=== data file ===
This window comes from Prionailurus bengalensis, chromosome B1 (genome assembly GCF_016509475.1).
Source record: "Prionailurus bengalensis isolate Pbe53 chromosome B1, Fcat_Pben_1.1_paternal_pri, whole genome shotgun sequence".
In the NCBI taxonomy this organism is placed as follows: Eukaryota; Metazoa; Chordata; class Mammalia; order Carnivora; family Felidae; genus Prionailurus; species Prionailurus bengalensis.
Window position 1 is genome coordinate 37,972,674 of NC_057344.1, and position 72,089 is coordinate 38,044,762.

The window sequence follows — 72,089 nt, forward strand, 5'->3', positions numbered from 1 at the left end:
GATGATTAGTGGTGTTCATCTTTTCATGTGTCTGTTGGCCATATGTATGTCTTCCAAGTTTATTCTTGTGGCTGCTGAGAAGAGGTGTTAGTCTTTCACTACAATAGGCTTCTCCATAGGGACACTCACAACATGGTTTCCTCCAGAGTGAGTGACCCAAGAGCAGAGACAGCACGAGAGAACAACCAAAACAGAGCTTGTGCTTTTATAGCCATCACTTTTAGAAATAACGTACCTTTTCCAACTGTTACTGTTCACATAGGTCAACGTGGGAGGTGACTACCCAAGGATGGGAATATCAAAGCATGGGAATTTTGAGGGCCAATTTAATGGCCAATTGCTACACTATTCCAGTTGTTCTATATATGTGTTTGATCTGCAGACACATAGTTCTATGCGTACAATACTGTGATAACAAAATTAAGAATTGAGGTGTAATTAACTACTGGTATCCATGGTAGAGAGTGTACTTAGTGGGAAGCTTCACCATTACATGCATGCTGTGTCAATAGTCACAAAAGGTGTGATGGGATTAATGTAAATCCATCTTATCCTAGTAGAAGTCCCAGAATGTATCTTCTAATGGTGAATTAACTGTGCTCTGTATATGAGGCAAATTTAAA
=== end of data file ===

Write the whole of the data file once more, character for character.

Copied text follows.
This window comes from Prionailurus bengalensis, chromosome B1 (genome assembly GCF_016509475.1).
Source record: "Prionailurus bengalensis isolate Pbe53 chromosome B1, Fcat_Pben_1.1_paternal_pri, whole genome shotgun sequence".
In the NCBI taxonomy this organism is placed as follows: Eukaryota; Metazoa; Chordata; class Mammalia; order Carnivora; family Felidae; genus Prionailurus; species Prionailurus bengalensis.
Window position 1 is genome coordinate 37,972,674 of NC_057344.1, and position 72,089 is coordinate 38,044,762.

The window sequence follows — 72,089 nt, forward strand, 5'->3', positions numbered from 1 at the left end:
GATGATTAGTGGTGTTCATCTTTTCATGTGTCTGTTGGCCATATGTATGTCTTCCAAGTTTATTCTTGTGGCTGCTGAGAAGAGGTGTTAGTCTTTCACTACAATAGGCTTCTCCATAGGGACACTCACAACATGGTTTCCTCCAGAGTGAGTGACCCAAGAGCAGAGACAGCACGAGAGAACAACCAAAACAGAGCTTGTGCTTTTATAGCCATCACTTTTAGAAATAACGTACCTTTTCCAACTGTTACTGTTCACATAGGTCAACGTGGGAGGTGACTACCCAAGGATGGGAATATCAAAGCATGGGAATTTTGAGGGCCAATTTAATGGCCAATTGCTACACTATTCCAGTTGTTCTATATATGTGTTTGATCTGCAGACACATAGTTCTATGCGTACAATACTGTGATAACAAAATTAAGAATTGAGGTGTAATTAACTACTGGTATCCATGGTAGAGAGTGTACTTAGTGGGAAGCTTCACCATTACATGCATGCTGTGTCAATAGTCACAAAAGGTGTGATGGGATTAATGTAAATCCATCTTATCCTAGTAGAAGTCCCAGAATGTATCTTCTAATGGTGAATTAACTGTGCTCTGTATATGAGGCAAATTTAAA